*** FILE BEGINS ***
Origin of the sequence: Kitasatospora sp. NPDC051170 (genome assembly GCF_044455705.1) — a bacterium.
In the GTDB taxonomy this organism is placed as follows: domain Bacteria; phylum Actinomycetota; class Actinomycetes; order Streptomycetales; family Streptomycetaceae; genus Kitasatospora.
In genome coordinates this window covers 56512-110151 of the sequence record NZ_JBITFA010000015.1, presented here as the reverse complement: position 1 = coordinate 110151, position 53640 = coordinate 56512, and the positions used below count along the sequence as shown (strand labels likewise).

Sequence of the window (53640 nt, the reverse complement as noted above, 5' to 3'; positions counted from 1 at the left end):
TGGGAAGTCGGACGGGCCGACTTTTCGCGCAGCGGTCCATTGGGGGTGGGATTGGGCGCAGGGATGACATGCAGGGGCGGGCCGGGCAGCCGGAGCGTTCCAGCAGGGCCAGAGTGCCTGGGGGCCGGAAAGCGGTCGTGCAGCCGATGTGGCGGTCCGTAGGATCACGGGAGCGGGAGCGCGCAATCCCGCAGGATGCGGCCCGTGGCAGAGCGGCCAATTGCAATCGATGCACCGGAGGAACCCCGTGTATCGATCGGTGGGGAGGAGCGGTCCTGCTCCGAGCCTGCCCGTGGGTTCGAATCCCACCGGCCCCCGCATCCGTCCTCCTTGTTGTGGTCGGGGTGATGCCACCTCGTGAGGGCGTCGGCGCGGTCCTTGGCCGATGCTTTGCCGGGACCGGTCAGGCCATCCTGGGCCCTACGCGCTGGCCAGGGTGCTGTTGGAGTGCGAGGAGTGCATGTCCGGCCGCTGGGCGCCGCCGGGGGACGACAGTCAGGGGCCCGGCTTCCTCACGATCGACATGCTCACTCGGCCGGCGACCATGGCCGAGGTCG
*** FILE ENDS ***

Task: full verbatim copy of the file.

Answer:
Origin of the sequence: Kitasatospora sp. NPDC051170 (genome assembly GCF_044455705.1) — a bacterium.
In the GTDB taxonomy this organism is placed as follows: domain Bacteria; phylum Actinomycetota; class Actinomycetes; order Streptomycetales; family Streptomycetaceae; genus Kitasatospora.
In genome coordinates this window covers 56512-110151 of the sequence record NZ_JBITFA010000015.1, presented here as the reverse complement: position 1 = coordinate 110151, position 53640 = coordinate 56512, and the positions used below count along the sequence as shown (strand labels likewise).

Sequence of the window (53640 nt, the reverse complement as noted above, 5' to 3'; positions counted from 1 at the left end):
TGGGAAGTCGGACGGGCCGACTTTTCGCGCAGCGGTCCATTGGGGGTGGGATTGGGCGCAGGGATGACATGCAGGGGCGGGCCGGGCAGCCGGAGCGTTCCAGCAGGGCCAGAGTGCCTGGGGGCCGGAAAGCGGTCGTGCAGCCGATGTGGCGGTCCGTAGGATCACGGGAGCGGGAGCGCGCAATCCCGCAGGATGCGGCCCGTGGCAGAGCGGCCAATTGCAATCGATGCACCGGAGGAACCCCGTGTATCGATCGGTGGGGAGGAGCGGTCCTGCTCCGAGCCTGCCCGTGGGTTCGAATCCCACCGGCCCCCGCATCCGTCCTCCTTGTTGTGGTCGGGGTGATGCCACCTCGTGAGGGCGTCGGCGCGGTCCTTGGCCGATGCTTTGCCGGGACCGGTCAGGCCATCCTGGGCCCTACGCGCTGGCCAGGGTGCTGTTGGAGTGCGAGGAGTGCATGTCCGGCCGCTGGGCGCCGCCGGGGGACGACAGTCAGGGGCCCGGCTTCCTCACGATCGACATGCTCACTCGGCCGGCGACCATGGCCGAGGTCG